Victor Sojo, post-doctoral research fellow at the University of Melbourne, discusses how frequent low-intensity events of sexism can be just as harsh as more flagrant events.
Dr Victor Sojo is a Post-doctoral Research Fellow and the Research Manager of the Centre for Ethical Leadership (CEL) at the University of Melbourne, Australia. His main area of research is risk and protective factors affecting the fit, functioning, and growth of women in occupational contexts. Dr Sojo is also an Honorary Fellow at the Melbourne School of Psychological Sciences and a Lecturer at the Australian Catholic University, in the subjects of Psychometrics and Organisational Psychology.
Dr Sojo completed his PhD in Psychology at the University of Melbourne working on human resilience to stress, positive emotions, and health. He has a Master of Science in Health Psychology and a Bachelor of Science in Industrial / Organisational Psychology (Magna Cum Laude).
The Risk of Everyday Sexism at Work
Research has shown that individuals often downplay the potential negative impact of the forms of workplace sexism that are less intense but more frequent such as sexist jokes and comments, being ignored during meetings or missing out on job opportunities and promotions because of being a woman.
When individuals evaluate the potential harm of stressful event, they seem to consider how intense these experiences appear to be and disregard how frequently they take place.
Considering this, we conducted a meta-analysis to evaluate the impact on women’s work attitudes and health of high-intensity yet low-frequency sexist events such as sexual coercion and unwanted sexual attention versus low-intensity but high-frequency events like sexist jokes and comments and gender-based discrimination. As a baseline, we also evaluated the impact of job stressors such as job overload or role conflict.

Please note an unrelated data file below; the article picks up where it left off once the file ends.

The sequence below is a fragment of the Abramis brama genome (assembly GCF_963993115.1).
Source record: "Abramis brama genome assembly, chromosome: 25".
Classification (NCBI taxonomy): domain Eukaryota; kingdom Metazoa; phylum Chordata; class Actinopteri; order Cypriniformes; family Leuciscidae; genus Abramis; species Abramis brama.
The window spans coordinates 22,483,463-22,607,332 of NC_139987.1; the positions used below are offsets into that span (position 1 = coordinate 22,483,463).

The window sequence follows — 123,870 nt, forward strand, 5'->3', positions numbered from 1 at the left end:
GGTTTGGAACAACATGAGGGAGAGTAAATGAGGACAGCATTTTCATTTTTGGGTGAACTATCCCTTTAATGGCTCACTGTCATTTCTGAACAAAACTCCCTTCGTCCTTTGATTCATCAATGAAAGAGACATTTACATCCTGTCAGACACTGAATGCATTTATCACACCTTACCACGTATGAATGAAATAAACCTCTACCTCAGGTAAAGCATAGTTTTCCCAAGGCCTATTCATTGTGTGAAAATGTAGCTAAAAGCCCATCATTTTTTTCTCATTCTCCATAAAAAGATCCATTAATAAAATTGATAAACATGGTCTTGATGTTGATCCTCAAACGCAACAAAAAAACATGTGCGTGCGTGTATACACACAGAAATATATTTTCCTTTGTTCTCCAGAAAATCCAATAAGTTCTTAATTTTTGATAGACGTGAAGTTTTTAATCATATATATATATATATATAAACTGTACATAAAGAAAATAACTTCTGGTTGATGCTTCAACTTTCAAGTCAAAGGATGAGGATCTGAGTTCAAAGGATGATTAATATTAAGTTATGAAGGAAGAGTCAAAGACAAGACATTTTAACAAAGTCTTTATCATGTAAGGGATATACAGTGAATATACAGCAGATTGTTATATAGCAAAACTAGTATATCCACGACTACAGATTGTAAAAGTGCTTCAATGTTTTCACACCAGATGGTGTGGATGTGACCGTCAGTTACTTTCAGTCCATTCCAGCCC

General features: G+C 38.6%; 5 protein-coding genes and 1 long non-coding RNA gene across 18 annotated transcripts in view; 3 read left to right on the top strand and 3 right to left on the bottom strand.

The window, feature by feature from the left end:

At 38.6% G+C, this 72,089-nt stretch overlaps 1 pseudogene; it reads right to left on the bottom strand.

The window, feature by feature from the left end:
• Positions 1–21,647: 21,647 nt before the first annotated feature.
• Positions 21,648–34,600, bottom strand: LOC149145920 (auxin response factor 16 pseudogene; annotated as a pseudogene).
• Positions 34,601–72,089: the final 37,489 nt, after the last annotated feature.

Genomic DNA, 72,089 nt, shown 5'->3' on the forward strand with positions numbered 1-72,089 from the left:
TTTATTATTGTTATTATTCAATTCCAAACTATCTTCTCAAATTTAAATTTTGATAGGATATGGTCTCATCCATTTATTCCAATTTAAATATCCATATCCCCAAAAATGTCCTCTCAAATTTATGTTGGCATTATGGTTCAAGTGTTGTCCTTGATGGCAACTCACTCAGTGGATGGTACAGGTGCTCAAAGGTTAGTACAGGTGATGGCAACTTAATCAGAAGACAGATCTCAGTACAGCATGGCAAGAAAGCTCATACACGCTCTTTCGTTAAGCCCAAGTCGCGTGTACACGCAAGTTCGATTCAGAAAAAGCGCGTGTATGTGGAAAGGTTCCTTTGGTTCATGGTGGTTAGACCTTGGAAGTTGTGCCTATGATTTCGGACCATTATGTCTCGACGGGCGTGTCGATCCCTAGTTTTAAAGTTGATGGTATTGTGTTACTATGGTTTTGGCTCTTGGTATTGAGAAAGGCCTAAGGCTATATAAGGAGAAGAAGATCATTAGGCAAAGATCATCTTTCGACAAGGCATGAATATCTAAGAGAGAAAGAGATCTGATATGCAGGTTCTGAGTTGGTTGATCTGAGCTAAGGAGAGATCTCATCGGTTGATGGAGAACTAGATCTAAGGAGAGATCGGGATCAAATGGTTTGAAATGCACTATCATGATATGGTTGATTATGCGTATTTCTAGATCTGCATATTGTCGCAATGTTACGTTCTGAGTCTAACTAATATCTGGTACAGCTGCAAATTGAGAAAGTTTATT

The meta-analysis was based on 88 studies with 93 independent samples containing around 74000 working women.
Classic meta-analytic methods and meta-analytic path-analysis showed that the less intense but more frequent sexist jokes and comments and gender based discrimination were as detrimental, and in some cases more detrimental, to women’s occupational wellbeing than sexual coercion, unwanted sexual attention, and general work stressors.
These results indicate that organizations should have zero tolerance for low intensity sexism, the same way they do for overt harassment. Teaching workers about the harmful nature of low intensity sexism, not only for women, but for the whole organizational climate is central. In particular, supervisors should engage in efforts in this area, given their position of power and responsibility to set the standards of appropriate behaviour at work.